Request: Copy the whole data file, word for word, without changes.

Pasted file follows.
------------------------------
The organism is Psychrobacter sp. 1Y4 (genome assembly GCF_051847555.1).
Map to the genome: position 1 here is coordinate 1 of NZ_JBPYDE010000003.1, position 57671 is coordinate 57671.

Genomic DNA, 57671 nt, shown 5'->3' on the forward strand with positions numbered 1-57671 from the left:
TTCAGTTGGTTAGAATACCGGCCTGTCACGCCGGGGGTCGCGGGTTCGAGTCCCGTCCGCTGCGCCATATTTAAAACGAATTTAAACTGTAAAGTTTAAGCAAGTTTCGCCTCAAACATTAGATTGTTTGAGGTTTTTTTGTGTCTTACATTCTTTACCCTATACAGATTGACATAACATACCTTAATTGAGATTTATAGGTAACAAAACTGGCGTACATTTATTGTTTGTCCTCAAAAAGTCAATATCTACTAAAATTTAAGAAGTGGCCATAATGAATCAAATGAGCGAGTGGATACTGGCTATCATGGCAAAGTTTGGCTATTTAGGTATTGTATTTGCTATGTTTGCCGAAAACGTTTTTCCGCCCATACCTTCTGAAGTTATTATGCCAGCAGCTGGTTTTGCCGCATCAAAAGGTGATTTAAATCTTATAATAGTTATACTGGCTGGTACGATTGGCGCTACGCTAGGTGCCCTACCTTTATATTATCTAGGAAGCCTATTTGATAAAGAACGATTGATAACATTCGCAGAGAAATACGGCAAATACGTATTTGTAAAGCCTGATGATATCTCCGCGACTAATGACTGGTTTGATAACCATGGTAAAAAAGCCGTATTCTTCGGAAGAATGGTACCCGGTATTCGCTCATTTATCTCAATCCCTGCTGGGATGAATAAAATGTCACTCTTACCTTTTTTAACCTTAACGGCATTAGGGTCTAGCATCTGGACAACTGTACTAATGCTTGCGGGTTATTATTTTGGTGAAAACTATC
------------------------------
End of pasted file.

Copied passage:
The organism is Psychrobacter sp. 1Y4 (genome assembly GCF_051847555.1).
Map to the genome: position 1 here is coordinate 1 of NZ_JBPYDE010000003.1, position 57671 is coordinate 57671.

Genomic DNA, 57671 nt, shown 5'->3' on the forward strand with positions numbered 1-57671 from the left:
TTCAGTTGGTTAGAATACCGGCCTGTCACGCCGGGGGTCGCGGGTTCGAGTCCCGTCCGCTGCGCCATATTTAAAACGAATTTAAACTGTAAAGTTTAAGCAAGTTTCGCCTCAAACATTAGATTGTTTGAGGTTTTTTTGTGTCTTACATTCTTTACCCTATACAGATTGACATAACATACCTTAATTGAGATTTATAGGTAACAAAACTGGCGTACATTTATTGTTTGTCCTCAAAAAGTCAATATCTACTAAAATTTAAGAAGTGGCCATAATGAATCAAATGAGCGAGTGGATACTGGCTATCATGGCAAAGTTTGGCTATTTAGGTATTGTATTTGCTATGTTTGCCGAAAACGTTTTTCCGCCCATACCTTCTGAAGTTATTATGCCAGCAGCTGGTTTTGCCGCATCAAAAGGTGATTTAAATCTTATAATAGTTATACTGGCTGGTACGATTGGCGCTACGCTAGGTGCCCTACCTTTATATTATCTAGGAAGCCTATTTGATAAAGAACGATTGATAACATTCGCAGAGAAATACGGCAAATACGTATTTGTAAAGCCTGATGATATCTCCGCGACTAATGACTGGTTTGATAACCATGGTAAAAAAGCCGTATTCTTCGGAAGAATGGTACCCGGTATTCGCTCATTTATCTCAATCCCTGCTGGGATGAATAAAATGTCACTCTTACCTTTTTTAACCTTAACGGCATTAGGGTCTAGCATCTGGACAACTGTACTAATGCTTGCGGGTTATTATTTTGGTGAAAACTATC